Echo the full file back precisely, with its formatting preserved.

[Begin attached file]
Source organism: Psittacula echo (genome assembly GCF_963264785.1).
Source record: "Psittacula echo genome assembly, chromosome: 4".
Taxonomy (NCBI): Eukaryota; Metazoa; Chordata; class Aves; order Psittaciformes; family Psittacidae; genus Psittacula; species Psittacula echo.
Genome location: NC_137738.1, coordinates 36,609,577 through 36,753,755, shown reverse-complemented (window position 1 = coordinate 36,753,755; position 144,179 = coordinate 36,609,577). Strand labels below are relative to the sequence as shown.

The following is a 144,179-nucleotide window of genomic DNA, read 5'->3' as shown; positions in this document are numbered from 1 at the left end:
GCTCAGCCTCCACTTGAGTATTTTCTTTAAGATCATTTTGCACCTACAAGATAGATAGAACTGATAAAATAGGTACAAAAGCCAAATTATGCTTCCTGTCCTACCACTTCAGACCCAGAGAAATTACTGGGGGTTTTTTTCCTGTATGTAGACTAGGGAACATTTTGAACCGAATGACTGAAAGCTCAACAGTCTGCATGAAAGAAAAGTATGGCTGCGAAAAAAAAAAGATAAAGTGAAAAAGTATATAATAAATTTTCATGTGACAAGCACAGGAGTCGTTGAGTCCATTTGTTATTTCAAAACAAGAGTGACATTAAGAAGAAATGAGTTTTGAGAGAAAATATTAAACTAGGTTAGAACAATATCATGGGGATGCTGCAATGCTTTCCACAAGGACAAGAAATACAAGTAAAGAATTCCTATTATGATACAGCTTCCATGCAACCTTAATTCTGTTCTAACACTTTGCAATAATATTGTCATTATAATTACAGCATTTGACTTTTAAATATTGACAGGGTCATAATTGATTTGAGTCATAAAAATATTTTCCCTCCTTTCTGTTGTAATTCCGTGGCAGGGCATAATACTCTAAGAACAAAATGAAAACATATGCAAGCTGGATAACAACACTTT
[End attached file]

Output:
Source organism: Psittacula echo (genome assembly GCF_963264785.1).
Source record: "Psittacula echo genome assembly, chromosome: 4".
Taxonomy (NCBI): Eukaryota; Metazoa; Chordata; class Aves; order Psittaciformes; family Psittacidae; genus Psittacula; species Psittacula echo.
Genome location: NC_137738.1, coordinates 36,609,577 through 36,753,755, shown reverse-complemented (window position 1 = coordinate 36,753,755; position 144,179 = coordinate 36,609,577). Strand labels below are relative to the sequence as shown.

The following is a 144,179-nucleotide window of genomic DNA, read 5'->3' as shown; positions in this document are numbered from 1 at the left end:
GCTCAGCCTCCACTTGAGTATTTTCTTTAAGATCATTTTGCACCTACAAGATAGATAGAACTGATAAAATAGGTACAAAAGCCAAATTATGCTTCCTGTCCTACCACTTCAGACCCAGAGAAATTACTGGGGGTTTTTTTCCTGTATGTAGACTAGGGAACATTTTGAACCGAATGACTGAAAGCTCAACAGTCTGCATGAAAGAAAAGTATGGCTGCGAAAAAAAAAAGATAAAGTGAAAAAGTATATAATAAATTTTCATGTGACAAGCACAGGAGTCGTTGAGTCCATTTGTTATTTCAAAACAAGAGTGACATTAAGAAGAAATGAGTTTTGAGAGAAAATATTAAACTAGGTTAGAACAATATCATGGGGATGCTGCAATGCTTTCCACAAGGACAAGAAATACAAGTAAAGAATTCCTATTATGATACAGCTTCCATGCAACCTTAATTCTGTTCTAACACTTTGCAATAATATTGTCATTATAATTACAGCATTTGACTTTTAAATATTGACAGGGTCATAATTGATTTGAGTCATAAAAATATTTTCCCTCCTTTCTGTTGTAATTCCGTGGCAGGGCATAATACTCTAAGAACAAAATGAAAACATATGCAAGCTGGATAACAACACTTT